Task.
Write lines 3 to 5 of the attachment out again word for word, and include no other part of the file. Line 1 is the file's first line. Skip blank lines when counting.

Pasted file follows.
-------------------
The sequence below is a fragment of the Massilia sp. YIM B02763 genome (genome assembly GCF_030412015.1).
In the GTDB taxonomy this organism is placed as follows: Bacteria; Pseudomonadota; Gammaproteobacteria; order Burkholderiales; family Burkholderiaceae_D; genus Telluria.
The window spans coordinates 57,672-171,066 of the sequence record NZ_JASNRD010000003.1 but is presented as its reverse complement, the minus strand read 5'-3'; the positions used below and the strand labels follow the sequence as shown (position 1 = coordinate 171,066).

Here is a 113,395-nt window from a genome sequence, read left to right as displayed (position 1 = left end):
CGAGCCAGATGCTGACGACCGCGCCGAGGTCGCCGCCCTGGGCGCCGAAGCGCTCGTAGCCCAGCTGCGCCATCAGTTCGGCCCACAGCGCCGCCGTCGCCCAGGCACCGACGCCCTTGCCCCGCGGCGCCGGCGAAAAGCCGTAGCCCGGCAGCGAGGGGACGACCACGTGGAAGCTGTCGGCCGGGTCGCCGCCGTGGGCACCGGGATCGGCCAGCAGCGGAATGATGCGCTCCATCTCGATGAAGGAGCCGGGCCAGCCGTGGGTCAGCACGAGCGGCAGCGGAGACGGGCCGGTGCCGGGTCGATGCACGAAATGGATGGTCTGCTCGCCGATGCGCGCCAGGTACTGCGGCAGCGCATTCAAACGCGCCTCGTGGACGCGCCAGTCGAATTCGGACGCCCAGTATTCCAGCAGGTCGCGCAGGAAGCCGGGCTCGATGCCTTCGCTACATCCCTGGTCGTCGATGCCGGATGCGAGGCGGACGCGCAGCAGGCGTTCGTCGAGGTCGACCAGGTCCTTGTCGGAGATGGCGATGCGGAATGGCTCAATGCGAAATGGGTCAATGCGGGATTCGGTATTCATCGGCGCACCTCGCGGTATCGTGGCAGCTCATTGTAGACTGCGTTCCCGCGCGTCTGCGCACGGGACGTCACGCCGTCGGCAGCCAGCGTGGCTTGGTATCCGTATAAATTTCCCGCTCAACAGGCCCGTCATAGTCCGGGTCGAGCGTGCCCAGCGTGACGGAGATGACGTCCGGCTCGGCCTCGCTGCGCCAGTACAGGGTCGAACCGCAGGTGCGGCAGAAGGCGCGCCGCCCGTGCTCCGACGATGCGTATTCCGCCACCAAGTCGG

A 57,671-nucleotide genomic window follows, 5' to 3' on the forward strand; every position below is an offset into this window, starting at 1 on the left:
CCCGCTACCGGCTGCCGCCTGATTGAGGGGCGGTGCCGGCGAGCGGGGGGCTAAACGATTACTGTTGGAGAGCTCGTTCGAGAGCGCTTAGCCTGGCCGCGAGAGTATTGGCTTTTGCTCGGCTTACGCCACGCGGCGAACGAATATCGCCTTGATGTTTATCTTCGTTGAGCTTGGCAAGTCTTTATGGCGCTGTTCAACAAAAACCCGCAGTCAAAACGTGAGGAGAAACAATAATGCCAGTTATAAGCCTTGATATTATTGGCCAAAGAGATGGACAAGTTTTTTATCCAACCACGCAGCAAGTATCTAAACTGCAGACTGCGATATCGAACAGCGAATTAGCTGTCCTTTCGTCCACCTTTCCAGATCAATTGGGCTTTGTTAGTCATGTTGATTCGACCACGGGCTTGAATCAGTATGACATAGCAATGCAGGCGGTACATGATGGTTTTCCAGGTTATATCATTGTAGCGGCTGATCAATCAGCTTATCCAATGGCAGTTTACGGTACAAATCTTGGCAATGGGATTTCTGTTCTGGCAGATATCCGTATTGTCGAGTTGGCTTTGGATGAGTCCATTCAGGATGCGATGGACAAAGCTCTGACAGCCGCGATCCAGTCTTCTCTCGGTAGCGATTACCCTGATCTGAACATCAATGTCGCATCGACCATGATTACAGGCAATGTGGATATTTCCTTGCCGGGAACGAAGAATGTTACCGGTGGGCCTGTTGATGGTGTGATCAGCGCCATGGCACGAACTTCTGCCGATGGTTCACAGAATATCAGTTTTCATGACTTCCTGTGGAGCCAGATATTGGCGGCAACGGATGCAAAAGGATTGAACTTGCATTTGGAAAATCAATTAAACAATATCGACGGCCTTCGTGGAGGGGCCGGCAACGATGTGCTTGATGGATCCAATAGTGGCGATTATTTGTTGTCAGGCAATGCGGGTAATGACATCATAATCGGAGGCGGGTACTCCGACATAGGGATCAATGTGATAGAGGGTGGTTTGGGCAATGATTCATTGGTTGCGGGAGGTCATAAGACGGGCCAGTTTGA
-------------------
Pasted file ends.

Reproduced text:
The window spans coordinates 57,672-171,066 of the sequence record NZ_JASNRD010000003.1 but is presented as its reverse complement, the minus strand read 5'-3'; the positions used below and the strand labels follow the sequence as shown (position 1 = coordinate 171,066).

Here is a 113,395-nt window from a genome sequence, read left to right as displayed (position 1 = left end):
CGAGCCAGATGCTGACGACCGCGCCGAGGTCGCCGCCCTGGGCGCCGAAGCGCTCGTAGCCCAGCTGCGCCATCAGTTCGGCCCACAGCGCCGCCGTCGCCCAGGCACCGACGCCCTTGCCCCGCGGCGCCGGCGAAAAGCCGTAGCCCGGCAGCGAGGGGACGACCACGTGGAAGCTGTCGGCCGGGTCGCCGCCGTGGGCACCGGGATCGGCCAGCAGCGGAATGATGCGCTCCATCTCGATGAAGGAGCCGGGCCAGCCGTGGGTCAGCACGAGCGGCAGCGGAGACGGGCCGGTGCCGGGTCGATGCACGAAATGGATGGTCTGCTCGCCGATGCGCGCCAGGTACTGCGGCAGCGCATTCAAACGCGCCTCGTGGACGCGCCAGTCGAATTCGGACGCCCAGTATTCCAGCAGGTCGCGCAGGAAGCCGGGCTCGATGCCTTCGCTACATCCCTGGTCGTCGATGCCGGATGCGAGGCGGACGCGCAGCAGGCGTTCGTCGAGGTCGACCAGGTCCTTGTCGGAGATGGCGATGCGGAATGGCTCAATGCGAAATGGGTCAATGCGGGATTCGGTATTCATCGGCGCACCTCGCGGTATCGTGGCAGCTCATTGTAGACTGCGTTCCCGCGCGTCTGCGCACGGGACGTCACGCCGTCGGCAGCCAGCGTGGCTTGGTATCCGTATAAATTTCCCGCTCAACAGGCCCGTCATAGTCCGGGTCGAGCGTGCCCAGCGTGACGGAGATGACGTCCGGCTCGGCCTCGCTGCGCCAGTACAGGGTCGAACCGCAGGTGCGGCAGAAGGCGCGCCGCCCGTGCTCCGACGATGCGTATTCCGCCACCAAGTCGG